My guess is bull moose rubbing the Velvet off of his antlers.
"The closer I get to nature the farther I am from idiots"
"Fishing and Hunting are only an addiction if you're trying to quit"
My guess is...a moose ate the bark.
"Grin and Bear It"
Well there wasn't any moose tracks around and there was a pile of bear scat right next to the bigger tree. But maybe.
Let me rephrase that...I know for a fact that a moose ate the bark off those trees during the winter months. If it was a bear clawing the tree, it would have a more shredded and gouged look, not the peeled look in the pics you've posted.
"Grin and Bear It"
There no way of telling for sure what made the marks with out knowing more information. Such as how long ago was it made, was it there last week? Do you have a picture of the scat? Are there any tracks? From the picture it looked like it was made by teeth, do you have a close up so we can tell how big the teeth are? If it was made by a bear are there claw marks? If a bear used his teeth it would rip off the bark not eaten it.
Tearbear is right, definitely moose chewing the bark in the wintertime.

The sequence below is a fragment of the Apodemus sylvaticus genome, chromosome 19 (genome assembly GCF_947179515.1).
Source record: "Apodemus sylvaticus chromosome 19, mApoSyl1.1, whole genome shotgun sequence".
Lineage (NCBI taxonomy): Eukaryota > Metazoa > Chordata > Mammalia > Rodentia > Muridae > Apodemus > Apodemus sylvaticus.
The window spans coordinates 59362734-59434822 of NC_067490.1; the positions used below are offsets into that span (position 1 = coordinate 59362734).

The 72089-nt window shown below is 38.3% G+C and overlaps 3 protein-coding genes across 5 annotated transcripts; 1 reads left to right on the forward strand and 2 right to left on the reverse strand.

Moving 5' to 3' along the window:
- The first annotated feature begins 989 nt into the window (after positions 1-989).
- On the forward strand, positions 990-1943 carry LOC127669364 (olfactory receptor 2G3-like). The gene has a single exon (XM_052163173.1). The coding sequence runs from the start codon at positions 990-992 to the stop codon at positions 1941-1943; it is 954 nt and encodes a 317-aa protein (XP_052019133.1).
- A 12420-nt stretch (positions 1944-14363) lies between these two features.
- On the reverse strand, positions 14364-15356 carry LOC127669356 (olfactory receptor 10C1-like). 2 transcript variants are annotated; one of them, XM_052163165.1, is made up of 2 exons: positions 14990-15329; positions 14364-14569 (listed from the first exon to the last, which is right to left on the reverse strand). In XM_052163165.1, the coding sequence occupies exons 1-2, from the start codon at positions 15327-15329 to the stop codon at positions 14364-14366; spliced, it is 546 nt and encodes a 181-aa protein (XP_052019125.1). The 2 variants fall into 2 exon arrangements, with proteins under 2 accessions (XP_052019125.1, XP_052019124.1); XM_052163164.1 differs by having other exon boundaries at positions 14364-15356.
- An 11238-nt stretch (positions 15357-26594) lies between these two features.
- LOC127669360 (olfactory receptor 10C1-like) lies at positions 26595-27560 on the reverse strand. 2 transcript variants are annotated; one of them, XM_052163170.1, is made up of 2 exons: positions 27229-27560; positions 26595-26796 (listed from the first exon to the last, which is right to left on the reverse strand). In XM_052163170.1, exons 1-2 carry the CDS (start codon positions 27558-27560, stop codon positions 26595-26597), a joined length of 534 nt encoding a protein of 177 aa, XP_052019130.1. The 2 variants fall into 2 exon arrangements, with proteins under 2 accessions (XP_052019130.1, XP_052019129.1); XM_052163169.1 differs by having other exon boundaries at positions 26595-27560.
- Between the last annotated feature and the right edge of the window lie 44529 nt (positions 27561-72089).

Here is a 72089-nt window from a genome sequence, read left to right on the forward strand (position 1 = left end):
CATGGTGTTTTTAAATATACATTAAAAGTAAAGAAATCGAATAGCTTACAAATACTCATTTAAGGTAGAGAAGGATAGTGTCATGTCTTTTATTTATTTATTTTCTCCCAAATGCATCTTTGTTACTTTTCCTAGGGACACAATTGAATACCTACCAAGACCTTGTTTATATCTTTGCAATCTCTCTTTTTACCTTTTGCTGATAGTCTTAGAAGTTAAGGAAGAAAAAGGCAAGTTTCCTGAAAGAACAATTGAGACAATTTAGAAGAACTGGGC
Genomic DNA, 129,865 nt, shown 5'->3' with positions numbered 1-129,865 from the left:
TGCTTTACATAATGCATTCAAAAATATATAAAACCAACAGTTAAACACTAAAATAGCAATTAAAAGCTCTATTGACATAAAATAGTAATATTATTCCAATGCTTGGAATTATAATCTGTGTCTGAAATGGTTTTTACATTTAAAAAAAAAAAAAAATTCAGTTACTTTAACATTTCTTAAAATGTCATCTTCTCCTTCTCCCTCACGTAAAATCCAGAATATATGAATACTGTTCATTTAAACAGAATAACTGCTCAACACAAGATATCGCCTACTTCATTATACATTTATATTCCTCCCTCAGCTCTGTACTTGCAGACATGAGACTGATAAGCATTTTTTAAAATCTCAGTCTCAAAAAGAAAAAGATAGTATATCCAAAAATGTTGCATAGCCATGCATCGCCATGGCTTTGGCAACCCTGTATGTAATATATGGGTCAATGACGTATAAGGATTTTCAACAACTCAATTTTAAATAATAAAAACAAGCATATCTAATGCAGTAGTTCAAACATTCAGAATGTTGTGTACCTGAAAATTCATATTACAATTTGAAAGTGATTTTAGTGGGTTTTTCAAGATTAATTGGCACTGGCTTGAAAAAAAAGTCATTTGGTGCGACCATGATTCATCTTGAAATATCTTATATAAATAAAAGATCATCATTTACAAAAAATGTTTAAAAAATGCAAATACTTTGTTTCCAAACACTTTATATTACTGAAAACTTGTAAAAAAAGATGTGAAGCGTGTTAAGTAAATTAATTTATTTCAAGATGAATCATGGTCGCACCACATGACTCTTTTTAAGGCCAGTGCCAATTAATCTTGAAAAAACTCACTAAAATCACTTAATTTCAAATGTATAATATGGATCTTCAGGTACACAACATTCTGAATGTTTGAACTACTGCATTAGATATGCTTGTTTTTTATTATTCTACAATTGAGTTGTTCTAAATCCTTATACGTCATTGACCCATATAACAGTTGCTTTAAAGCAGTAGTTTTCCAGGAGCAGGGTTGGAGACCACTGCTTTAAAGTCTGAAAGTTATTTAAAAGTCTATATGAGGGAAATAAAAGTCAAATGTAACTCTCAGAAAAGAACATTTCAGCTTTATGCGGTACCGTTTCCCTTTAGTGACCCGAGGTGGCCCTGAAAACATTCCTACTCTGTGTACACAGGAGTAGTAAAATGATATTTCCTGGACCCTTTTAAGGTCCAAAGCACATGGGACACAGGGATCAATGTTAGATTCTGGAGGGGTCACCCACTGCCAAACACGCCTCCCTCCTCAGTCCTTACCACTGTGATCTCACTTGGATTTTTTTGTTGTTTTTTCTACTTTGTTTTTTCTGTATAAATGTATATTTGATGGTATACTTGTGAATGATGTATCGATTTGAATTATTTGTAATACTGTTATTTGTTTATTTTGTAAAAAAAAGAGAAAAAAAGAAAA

Well, I hope its a blacky. Would sure be better luck than I have been getting.
What does the scat look like? Consider using a game cam at the bait station.
Moose. I watched one eat the bark off a tree in my yard this past winter and that's exactly what it looks like now.
Well good, makes me feel better its moose instead of a bear that close to my bait and not hitting it. The only luck I have had the last three years on anything bigger than grouse has been bad luck.
100% sure that is where a moose chewed the bark off most likely a willow tree. Although I have seen them do the same to aspen and poplars. Little bit of tasty chlorophyll in the bark is a delicacy to a moose during the lean winter months.
Most of the trees I have seen clawed up from bears are in spruce trees. And you can almost always find hairs in the scratch marks that can identify the bear as either a black or a brown.